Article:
Pour a glass of wine or tea, get cozy, and sit with us for a quick interview with Tom all about our classic Café Bags....
A sketch of a version of a Café Bag — possibly the Café Computer Case, a precursor to the Ristretto — produced for a TOM BIHN print catalog. 1990's.
Tom, how long have the Café Bags been around?
Circa 1991. The first size — the Small Café Bag — was designed for a friend. His wife is a pianist, and one of her gigs was to play at the Nordstrom department store. My friend would often go with his wife and sit and listen to her play, and he wanted a bag that’d be able to carry a New York Times Best Seller and a few other items.
Tom in his original one-man Santa Cruz Shop. Circa 1990's.
Were there always multiple sizes or did it start with just one?
The Small Café Bag was popular in the original Santa Cruz Shop and folks asked me to make a bigger one — which ended up being the Medium Café Bag. Eventually, I designed an even bigger one — the Large Café Bag. I was never really happy with the Large — too floppy at that scale IMHO. We retired that size, but we do get folks who ask us to make one more production run of them.
A special edition Medium Cafe Bag made for Birds & Beans Bird-Friendly Coffee.
Photo of a rare Mini Cafe Bag produced especially for birding. This photo was shared by @audubon_coffee on Instagram.
How has the design changed over the years?
Features added over the years include more O-rings, the soft shoulder pad, changes in the shoulder strap webbing and various styles of side release buckles on the front flap. I think the very first one lacked the open top back pocket, but that was added pretty early on. All sizes originally featured 1” closures on the front flap, but some customers found that the small side release buckle required more dexterity than they had; I switched to the 38mm side release and there was much rejoicing.
The Café Bags were originally made in 500d Cordura, but someone thankfully talked me into making one in 1000d Cordura and I realized it looked even better. Of course, I love it in our 525 ballistic nylon most of all, and the 210d ballistic version is pretty nice too. It’d be extremely difficult to sew a Café Bag in 1050d ballistic — not fun for our sewing crew — the 525d allows us to make a ballistic nylon version.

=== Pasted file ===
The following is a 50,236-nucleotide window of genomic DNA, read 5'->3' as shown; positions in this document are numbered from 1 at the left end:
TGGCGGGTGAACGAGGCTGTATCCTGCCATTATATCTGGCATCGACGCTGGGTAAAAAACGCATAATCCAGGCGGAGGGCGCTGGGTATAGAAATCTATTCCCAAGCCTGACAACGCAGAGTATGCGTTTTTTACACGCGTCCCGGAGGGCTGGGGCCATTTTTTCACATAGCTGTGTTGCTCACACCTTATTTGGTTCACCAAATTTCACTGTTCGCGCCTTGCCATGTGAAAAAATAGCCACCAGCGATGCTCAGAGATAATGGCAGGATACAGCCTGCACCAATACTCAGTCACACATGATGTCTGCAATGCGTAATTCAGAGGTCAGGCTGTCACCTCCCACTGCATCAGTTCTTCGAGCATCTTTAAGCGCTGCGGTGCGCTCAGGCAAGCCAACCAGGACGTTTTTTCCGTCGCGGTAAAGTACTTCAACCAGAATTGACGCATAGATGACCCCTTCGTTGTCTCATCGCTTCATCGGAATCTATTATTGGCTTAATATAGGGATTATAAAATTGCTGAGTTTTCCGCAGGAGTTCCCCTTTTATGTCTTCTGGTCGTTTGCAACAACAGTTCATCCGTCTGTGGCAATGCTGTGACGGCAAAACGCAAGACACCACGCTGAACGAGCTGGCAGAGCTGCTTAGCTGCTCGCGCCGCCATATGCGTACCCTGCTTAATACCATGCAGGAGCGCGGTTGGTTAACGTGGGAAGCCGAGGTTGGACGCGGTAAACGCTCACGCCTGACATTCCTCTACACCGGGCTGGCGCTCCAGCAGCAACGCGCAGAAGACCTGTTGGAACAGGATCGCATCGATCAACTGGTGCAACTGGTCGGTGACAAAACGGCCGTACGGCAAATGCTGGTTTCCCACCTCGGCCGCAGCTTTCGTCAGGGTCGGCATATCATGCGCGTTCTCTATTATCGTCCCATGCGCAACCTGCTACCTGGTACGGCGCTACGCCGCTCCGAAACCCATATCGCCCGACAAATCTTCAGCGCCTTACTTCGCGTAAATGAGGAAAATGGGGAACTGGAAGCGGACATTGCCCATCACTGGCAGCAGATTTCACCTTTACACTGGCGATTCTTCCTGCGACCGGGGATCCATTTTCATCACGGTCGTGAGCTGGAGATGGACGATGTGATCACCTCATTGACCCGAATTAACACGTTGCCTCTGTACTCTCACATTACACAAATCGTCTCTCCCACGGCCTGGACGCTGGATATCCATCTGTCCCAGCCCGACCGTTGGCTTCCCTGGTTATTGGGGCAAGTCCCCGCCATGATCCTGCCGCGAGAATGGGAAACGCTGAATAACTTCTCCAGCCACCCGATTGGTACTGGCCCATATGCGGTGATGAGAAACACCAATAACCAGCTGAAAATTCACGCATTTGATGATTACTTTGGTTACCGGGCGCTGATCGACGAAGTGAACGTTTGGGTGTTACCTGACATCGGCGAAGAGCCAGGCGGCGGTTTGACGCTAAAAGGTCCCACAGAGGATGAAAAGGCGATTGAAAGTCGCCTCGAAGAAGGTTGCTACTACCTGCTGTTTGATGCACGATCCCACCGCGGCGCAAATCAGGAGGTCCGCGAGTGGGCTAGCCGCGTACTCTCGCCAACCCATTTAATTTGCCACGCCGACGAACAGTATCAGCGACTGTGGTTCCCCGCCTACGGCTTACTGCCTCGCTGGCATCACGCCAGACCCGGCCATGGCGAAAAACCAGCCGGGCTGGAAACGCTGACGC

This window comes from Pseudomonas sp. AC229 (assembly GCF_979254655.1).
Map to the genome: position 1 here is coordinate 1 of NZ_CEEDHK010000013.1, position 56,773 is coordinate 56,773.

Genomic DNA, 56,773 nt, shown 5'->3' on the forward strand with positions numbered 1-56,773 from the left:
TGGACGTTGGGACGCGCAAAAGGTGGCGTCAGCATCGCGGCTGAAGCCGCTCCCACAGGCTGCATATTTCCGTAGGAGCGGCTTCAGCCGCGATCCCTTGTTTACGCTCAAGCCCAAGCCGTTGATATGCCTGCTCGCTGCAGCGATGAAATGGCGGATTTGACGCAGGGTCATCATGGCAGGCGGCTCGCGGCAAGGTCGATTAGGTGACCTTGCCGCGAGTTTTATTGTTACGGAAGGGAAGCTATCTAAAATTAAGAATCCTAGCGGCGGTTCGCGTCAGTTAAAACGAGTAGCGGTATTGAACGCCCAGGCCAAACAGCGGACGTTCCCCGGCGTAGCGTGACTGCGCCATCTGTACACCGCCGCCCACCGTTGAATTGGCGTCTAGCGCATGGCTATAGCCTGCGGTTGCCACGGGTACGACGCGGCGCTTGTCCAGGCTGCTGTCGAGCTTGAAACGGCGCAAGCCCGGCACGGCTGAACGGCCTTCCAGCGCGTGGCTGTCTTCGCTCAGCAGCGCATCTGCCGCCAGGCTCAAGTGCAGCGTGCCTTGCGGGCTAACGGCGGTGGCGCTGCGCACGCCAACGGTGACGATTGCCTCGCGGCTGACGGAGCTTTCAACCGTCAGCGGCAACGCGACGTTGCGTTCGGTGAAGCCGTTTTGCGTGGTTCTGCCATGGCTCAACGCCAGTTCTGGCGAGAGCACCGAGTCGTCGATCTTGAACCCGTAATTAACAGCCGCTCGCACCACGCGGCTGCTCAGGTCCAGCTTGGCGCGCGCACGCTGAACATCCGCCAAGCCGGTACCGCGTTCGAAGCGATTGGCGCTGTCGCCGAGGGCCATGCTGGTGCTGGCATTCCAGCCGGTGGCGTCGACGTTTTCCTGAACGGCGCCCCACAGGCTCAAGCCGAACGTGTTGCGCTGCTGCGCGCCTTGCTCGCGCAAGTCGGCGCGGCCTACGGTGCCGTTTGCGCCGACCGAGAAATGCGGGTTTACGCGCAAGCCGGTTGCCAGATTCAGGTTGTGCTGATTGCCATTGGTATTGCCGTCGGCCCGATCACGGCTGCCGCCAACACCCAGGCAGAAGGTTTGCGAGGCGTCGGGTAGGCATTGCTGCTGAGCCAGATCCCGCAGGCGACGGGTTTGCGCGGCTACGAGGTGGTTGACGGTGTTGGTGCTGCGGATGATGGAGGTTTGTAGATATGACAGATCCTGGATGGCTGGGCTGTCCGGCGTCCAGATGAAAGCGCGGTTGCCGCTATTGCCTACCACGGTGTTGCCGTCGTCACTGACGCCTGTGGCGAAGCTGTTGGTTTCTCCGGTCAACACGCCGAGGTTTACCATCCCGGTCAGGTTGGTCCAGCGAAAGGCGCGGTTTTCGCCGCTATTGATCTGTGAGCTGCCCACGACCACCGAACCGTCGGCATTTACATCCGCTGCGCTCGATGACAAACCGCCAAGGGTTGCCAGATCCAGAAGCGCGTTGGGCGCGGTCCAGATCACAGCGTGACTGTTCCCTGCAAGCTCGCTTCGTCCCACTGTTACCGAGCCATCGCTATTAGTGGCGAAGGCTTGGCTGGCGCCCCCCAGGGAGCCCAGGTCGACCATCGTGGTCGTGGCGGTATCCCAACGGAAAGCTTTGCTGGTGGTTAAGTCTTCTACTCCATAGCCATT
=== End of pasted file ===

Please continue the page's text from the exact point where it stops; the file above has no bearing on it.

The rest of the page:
We also updated the “male” half of the buckle so that it's easily replaced by the customer — it was originally sewn in. That front side release buckle is now 1/2 acetal and 1/2 nylon. Nylon is softer and requires less hand strength to open, but it can absorb water and then cause the part to freeze and break in sub-zero temperatures. Really, though, even the best quality “male” buckles can break over time, especially if exposed to very cold temperatures and then warmed up quickly (going out on a winter’s day walk and then back into your toasty house!)
If you look inside the Café Bag (I think the Maker’s Bag as well — ask Nik about the Maker’s Bag, that’s his design), you’ll see no taped or bound edges of fabric. All cut edges are hidden between the lining panels and the exterior panels in a clever (IMHO) shingled construction technique. Just bragging at this point.
The Medium Cafe Bag in Cloud 525d. Note: the Medium Cafe Bag is currently in-stock; the Small Cafe Bag is scheduled for production in 2021; the Large Cafe Bag is retired but you can sign up to be notified if/when we make it again.
Rob Krasnick - March 4, 2023
The Ristretto was “retired” The best bag they’ve made. That makes sense, Those who purchased it wish they could purchase another and those who’ve never handled one will never know what they are missing out on. Disgusted with TB and similar companies doing the same in the name of “progress.”